To generations of youth, the bedroom wall has been a gateway to freedom that coincides with a burgeoning sense of individuality.
As with most things in the digital age, the internet was the bedroom wall’s disruptive match. Iconic posters, fliers and polaroids have migrated to entirely new mediums of self-expression. Does a wall integrate video? GIFs? How do I repost an image from a wall across the globe and add it to my own? These aren’t hopeful requests; they’re demands by a generation eager to engage with and re-purpose media.
Blogging started from the bottom, with platforms like Live Journal and Blogger in the late 1990s and early 2000s featuring little more than text and simple tagging. As web capabilities increased, hosting platforms like WordPress began offering alternatives with advanced options like multi-page websites and integrated imagery and video. The extensive customization offerings led to rapid growth in popularity, with a 2005 study claiming that 32 million Americans read blogs.
While platforms like WordPress offered an endless array of customizable features, there grew a desire for streamlined blogging that was as quick as it was versatile. Enter Microblogs, also known as Tumblogs, for the nature of browsing (tumbling) from page to page. Tumblogs gained huge popularity by 2007 amongst a new generation of content-savvy web users, as the blogs featured short, multimedia posts designed for sharing via a one-size-fits all post type.
Though there were many Tumblog platforms offering similar platforms, David Karp’s Tumblr quickly became the market leader using a simple but smart system of sharing and reposting other users’ content to create a tight-knit community. Fast forward to 2014, and Tumblr’s growth is seemingly unstoppable. With 120,000 new users a day added to its 168.4 million existing Tumblr blogs, to say that Tumblr is a force to be reckoned with is an understatement.
60% of teenagers aged 13-19 consider Tumblr as their favorite form of social media, so how does the platform get neglected when compared to social media giants like Facebook and Twitter?
Users don’t have to worry about the perception of their blog as a direct representation of themselves. Tumblr feels secure, and not because of an unnavigable list of security toggle switches (ahem Facebook). The bedroom wall isn’t about gaining a following, though you can if you so desire. Tumblr is secure through its relative obscurity.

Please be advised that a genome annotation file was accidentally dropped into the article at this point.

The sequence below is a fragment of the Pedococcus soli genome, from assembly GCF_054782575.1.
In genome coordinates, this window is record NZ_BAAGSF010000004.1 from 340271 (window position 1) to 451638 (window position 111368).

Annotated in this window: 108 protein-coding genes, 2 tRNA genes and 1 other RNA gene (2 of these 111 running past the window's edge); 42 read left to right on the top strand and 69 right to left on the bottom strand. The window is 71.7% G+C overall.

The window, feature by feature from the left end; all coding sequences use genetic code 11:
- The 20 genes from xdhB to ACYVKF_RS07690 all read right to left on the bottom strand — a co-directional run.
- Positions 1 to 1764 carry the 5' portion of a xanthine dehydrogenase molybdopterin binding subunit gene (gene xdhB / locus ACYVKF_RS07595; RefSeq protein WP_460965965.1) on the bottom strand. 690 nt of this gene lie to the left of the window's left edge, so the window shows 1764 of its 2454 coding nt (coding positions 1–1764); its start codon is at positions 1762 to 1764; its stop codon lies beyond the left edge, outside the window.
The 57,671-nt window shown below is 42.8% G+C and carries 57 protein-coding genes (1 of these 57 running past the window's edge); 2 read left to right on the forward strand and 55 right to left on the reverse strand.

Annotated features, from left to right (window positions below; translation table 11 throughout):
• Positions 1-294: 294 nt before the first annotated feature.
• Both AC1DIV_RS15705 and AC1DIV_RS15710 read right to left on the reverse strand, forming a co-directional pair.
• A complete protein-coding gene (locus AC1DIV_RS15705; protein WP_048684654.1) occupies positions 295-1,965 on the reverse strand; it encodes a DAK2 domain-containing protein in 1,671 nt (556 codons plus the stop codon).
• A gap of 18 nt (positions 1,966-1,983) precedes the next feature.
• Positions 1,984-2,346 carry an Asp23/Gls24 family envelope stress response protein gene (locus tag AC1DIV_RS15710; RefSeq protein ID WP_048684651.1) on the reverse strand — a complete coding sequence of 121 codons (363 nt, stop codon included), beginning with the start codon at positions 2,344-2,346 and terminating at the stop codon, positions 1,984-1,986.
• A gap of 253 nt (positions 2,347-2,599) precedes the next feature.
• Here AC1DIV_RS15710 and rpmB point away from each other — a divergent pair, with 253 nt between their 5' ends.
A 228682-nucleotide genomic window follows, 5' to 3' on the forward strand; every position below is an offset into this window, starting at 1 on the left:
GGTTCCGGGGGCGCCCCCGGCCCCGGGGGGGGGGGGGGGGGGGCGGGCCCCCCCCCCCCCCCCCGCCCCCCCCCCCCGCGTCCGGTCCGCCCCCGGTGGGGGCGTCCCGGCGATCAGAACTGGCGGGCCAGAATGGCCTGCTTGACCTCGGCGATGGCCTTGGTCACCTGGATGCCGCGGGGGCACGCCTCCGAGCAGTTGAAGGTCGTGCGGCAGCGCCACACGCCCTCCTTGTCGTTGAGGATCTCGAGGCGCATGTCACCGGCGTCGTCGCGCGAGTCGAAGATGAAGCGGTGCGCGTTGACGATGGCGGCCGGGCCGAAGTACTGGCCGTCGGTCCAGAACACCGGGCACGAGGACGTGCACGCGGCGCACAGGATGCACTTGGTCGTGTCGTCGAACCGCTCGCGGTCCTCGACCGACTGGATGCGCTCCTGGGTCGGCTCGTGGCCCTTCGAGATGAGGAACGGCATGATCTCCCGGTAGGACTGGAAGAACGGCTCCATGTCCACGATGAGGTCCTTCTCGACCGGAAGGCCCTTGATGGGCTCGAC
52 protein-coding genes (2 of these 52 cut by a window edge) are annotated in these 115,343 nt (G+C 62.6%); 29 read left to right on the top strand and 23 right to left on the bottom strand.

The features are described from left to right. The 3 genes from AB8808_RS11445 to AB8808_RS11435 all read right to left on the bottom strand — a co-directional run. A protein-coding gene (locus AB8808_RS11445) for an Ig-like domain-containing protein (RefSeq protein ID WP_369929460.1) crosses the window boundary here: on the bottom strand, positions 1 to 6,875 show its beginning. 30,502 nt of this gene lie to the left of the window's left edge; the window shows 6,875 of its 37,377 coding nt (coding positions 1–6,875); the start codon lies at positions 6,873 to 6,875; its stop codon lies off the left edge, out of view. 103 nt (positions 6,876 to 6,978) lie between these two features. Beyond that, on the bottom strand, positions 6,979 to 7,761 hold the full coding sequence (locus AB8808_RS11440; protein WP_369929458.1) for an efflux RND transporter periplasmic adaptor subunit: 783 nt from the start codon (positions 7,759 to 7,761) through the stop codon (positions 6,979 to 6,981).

A user going through a punk phase can manage a blog worshipping the Sex Pistols while still remaining active on a blog that exclusively chronicles photos of cute puppies. All of this is accomplished under the same account. There’s no pressure to connect with friends, or anyone for that matter. Tumblr is the anti-Facebook. Your mom? She probably isn’t on Tumblr. If she is, you can be sure you won’t bump into her, at least not deliberately.
Tumblr is just as focused on connectivity as any other social media platform, but in its own unique way. Never has a generation been more empowered to connect with individuals primarily based on their interests, rather than location and circumstance. This means that cultural threads of all shapes and sizes find suitors and empower followers to create their own.
The past couple of decades have seen the concept of Intellectual Property completely redefined. Industries with business models relying on IP as their primary source of revenue are in disrepair due to disbelief and denial of the Internet’s power. Music Industry, I’m looking at you. From the Millennials onward, “sharing is caring” has become the internet’s unspoken manifesto.
The seemingly egalitarian desire to share cultural bounty is actually far more ambitious. A rising musician creates a song and hopes that song gets shared and remixed. A film student posts a project to Vimeo and hopes someone like musician Lana Del Rey will grab a piece for one her entrancing video collages, permitting access to her cult-like following. Where does Tumblr come in? Tumblr is the sound system through which the “Remix” generation blasts their music, without fear of the neighbors calling the cops.
When Yahoo CEO Marissa Mayer announced the purchase of Tumblr for $1.1 Billion, there was a brief backlash from Tumblr users concerned that the acquisition would harm Tumblr’s ethos of freedom. Tumblr CEO David Karps assured users that part of the massive deal stipulated that Tumblr would remain autonomous of Yahoo and Karps would retain executive power. Over a year after the Yahoo deal, Tumblr has shown no signs of change, with a user base growing faster than ever. The final hurtle in Tumblr’s quest for longevity nears as they continue to finesse an ad model that doesn’t alienate users.
Driven by Sid Vicious’ middle-finger to the world, entranced by Kate Moss’ iconic beauty, and relaxed by Bob Marley’s vivacity playing soccer in his youth; the idols alone boast a taste for cultural achievement. Yet the collection as a whole represents a much greater freedom: the power to see and curate unique connections. Tumblr takes this ubiquitous cultural ingredient and empowers it by allowing global networks of like-minded individuals to coalesce. The shining beacon at the intersection of blogging, social media, and culture remains the “it” spot for freedom of expression, and the new bedroom wall lives on.